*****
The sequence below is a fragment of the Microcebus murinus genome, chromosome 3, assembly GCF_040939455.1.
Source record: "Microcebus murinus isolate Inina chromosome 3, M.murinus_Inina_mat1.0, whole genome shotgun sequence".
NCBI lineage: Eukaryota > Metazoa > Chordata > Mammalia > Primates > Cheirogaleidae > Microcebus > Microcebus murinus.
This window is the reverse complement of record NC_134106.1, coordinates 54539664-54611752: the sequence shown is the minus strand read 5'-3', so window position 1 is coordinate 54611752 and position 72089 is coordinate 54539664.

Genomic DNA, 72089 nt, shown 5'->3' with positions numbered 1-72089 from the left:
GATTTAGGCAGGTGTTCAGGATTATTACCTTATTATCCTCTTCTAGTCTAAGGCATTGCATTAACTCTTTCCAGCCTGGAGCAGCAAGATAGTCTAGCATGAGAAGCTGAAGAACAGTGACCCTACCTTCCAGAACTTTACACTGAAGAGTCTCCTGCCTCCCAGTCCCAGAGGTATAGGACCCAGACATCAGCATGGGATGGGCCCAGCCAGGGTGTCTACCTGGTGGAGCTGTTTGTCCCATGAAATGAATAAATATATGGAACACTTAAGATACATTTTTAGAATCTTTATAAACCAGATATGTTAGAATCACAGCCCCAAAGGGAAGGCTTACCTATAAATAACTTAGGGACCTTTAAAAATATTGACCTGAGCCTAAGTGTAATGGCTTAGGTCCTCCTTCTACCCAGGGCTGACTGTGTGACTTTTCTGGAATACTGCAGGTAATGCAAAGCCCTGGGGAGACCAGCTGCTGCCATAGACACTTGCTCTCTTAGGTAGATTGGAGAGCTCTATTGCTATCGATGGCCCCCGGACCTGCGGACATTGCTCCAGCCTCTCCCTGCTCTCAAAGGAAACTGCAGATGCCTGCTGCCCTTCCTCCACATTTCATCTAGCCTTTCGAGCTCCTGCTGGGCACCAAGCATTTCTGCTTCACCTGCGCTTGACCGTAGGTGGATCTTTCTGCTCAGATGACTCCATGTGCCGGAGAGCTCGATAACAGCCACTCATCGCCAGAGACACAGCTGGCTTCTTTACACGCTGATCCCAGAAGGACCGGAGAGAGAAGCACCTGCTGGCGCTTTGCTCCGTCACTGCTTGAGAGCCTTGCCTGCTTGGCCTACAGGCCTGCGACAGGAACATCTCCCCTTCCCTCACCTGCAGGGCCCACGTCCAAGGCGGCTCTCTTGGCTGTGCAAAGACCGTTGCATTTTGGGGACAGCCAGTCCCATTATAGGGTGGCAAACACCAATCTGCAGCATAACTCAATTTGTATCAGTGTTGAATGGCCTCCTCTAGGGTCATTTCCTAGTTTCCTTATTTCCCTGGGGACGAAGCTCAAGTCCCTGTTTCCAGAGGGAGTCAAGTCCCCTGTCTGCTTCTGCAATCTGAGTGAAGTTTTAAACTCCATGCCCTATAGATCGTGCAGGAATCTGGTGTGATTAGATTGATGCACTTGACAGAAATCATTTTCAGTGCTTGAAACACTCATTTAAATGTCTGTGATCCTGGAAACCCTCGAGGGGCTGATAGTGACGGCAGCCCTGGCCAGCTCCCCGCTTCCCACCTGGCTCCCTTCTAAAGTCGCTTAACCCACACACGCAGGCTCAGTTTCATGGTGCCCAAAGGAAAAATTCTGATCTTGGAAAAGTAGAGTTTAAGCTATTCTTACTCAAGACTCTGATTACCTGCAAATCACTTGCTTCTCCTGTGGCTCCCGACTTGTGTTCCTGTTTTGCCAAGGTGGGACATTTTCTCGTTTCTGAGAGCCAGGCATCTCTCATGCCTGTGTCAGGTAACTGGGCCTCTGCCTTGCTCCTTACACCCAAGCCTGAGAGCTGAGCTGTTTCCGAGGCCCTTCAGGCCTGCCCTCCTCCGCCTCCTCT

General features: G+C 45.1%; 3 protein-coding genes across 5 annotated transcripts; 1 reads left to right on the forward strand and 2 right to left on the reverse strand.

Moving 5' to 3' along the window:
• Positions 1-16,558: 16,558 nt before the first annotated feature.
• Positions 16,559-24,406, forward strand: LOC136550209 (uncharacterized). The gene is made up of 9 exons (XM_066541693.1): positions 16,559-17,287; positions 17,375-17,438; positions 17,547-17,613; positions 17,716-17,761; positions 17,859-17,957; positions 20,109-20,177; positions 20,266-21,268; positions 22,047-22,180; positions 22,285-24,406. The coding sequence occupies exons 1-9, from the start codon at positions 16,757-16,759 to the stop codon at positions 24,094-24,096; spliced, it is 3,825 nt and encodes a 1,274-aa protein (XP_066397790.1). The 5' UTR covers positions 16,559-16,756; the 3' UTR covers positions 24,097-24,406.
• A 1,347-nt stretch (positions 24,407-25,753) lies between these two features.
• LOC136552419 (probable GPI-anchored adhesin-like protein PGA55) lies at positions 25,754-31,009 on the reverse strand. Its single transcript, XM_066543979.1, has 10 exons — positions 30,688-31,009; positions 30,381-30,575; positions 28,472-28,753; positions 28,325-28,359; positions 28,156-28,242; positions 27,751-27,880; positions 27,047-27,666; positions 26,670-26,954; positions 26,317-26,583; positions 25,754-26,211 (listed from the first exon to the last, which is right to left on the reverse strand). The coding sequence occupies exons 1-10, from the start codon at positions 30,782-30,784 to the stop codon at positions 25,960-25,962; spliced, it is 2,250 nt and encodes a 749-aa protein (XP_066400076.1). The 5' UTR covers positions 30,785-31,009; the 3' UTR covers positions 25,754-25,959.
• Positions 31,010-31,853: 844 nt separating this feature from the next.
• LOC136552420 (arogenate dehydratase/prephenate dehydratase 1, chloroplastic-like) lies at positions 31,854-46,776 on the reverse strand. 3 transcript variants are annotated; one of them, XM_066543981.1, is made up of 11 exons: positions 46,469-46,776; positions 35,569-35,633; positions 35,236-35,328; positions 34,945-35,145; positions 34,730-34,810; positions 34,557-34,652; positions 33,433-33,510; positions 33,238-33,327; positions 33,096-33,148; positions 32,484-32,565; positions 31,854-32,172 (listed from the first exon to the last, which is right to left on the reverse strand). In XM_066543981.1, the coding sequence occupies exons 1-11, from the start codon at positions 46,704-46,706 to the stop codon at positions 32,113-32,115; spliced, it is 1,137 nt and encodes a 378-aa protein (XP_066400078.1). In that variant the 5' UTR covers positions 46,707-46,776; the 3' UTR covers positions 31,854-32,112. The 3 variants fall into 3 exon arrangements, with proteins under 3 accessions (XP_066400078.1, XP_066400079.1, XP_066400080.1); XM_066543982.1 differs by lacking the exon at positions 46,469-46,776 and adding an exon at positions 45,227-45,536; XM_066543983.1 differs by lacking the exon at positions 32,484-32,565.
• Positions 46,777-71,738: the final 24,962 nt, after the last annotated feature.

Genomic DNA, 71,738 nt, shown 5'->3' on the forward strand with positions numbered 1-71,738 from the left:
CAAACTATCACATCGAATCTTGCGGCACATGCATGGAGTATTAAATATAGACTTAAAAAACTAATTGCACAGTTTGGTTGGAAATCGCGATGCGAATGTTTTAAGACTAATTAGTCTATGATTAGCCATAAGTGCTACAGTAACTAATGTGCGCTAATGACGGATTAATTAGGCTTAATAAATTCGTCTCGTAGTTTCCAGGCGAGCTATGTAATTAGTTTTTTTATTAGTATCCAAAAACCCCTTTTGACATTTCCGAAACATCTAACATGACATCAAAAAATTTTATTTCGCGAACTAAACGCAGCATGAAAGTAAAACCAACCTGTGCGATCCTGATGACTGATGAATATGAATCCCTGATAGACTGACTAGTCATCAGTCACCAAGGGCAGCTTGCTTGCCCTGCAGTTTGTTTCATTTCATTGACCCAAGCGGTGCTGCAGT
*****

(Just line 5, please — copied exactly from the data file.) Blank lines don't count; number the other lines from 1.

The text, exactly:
Genomic DNA, 72089 nt, shown 5'->3' with positions numbered 1-72089 from the left: